“Shortly after 10 a.m. tomorrow, the answer to the question mankind has been anxiously waiting for will be given.”
— New York Times front page, April 12, 1955, on the newly-developed polio vaccine
Life will unfold in unexpected ways, some exhilarating, some more terrifying than we will allow ourselves to ponder too much. It is self-preservation that brings a dose of the oblivious to our every day.
This was surely true in the days my parents were beginning to build a life as young adults. Polio, a highly contagious and horrifying virus that had its most enormous outbreak in the United States in 1916, had returned in varying case numbers during the hottest months across the country.
My parents, married in 1951, were fully aware that the 1952 polio epidemic had become the worst outbreak in our nation’s history. Both knew families impacted by the paralysis of polio, and as they brought babies into the world, they prayed mightily for a vaccine along with everyone else.
With three little girls by 1955, Dad once told me he had searched daily newspapers for updates on the development of a polio vaccine. Born in 1959, I was still quite young when Dad sat me down to tell me it was a monumental day. We were about to go to the gymnasium of the school he graduated from to be given a new polio vaccine in liquid form.
Dressed in my Sunday best for this outing, I was thrilled that it came in a tiny white paper cup and not in a needle, not grasping this miracle of modern medicine.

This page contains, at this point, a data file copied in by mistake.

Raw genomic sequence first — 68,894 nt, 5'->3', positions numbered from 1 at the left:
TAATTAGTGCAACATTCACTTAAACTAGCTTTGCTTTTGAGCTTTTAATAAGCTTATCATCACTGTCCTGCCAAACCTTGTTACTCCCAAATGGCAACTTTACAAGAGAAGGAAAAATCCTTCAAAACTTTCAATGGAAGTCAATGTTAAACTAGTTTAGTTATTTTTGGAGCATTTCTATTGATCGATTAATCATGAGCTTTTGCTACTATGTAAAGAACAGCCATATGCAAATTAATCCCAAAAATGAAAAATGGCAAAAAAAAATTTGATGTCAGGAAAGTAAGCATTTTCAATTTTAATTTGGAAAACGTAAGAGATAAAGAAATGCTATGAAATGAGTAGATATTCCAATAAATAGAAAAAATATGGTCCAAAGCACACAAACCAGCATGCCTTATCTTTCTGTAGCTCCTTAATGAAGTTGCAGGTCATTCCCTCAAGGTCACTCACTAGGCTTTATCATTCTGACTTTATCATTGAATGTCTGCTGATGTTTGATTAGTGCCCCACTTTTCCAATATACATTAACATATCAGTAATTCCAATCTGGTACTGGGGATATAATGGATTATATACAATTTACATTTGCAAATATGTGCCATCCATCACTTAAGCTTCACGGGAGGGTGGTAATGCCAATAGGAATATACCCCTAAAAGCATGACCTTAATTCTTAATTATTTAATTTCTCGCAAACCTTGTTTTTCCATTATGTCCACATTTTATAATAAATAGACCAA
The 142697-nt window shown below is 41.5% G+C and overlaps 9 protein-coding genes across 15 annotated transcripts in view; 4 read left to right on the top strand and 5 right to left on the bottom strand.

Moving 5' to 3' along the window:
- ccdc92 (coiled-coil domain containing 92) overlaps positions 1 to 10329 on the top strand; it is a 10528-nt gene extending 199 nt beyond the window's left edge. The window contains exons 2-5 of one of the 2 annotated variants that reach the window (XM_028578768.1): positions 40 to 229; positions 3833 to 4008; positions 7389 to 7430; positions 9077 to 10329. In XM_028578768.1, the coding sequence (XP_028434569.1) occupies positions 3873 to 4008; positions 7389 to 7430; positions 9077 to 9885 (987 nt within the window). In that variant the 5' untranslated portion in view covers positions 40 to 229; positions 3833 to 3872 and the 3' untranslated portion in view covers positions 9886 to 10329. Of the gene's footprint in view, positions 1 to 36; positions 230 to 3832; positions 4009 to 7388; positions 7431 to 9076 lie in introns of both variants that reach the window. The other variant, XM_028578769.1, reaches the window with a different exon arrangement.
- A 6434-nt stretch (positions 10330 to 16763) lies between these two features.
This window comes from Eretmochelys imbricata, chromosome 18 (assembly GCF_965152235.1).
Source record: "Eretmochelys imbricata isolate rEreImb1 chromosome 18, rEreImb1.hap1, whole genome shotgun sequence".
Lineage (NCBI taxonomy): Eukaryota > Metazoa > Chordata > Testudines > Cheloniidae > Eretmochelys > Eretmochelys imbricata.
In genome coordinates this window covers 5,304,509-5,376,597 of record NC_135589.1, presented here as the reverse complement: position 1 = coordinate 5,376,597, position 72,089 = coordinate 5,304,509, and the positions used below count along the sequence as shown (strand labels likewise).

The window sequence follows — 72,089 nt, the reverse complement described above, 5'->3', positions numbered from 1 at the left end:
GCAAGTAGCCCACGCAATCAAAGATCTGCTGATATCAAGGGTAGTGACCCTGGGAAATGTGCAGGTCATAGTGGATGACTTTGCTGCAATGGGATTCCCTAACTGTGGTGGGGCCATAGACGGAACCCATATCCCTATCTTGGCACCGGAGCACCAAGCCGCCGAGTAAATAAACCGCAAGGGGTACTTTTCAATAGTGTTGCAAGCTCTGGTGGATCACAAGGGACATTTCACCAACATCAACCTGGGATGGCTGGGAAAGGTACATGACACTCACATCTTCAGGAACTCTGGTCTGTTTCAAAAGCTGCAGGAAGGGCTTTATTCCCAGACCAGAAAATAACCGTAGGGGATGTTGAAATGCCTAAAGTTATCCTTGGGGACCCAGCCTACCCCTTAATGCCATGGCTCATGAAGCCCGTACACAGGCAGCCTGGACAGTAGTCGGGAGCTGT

What stayed with me is my father’s demeanor; he wanted me to feel and respect the enormity of the moment. The generations before us had lived in fear of polio, the unseen, unknown horror of it, landing with a vengeance in communities during the summer months.
My parents knew families cut by its cruelty, and they understood the weight of its life-changing ravages. Dr. Jonas Salk, my father said, should be a hero in everyone’s eyes.
All these years later, that day from the 1960s walked along with me for a moment. There is no doubt we were living through another monumental day when my husband and I took my mother, 87, for the single-dose COVID-19 vaccine the first week it was available.
Waiting in a very long line, surrounded by people wearing masks, some talking and laughing, others looking as though they would rather be just about anywhere else, I thought of my Dad. He would have given anything to protect his family.
Time marching on had turned the tables, and now it was my turn to do what I could to protect my mother.
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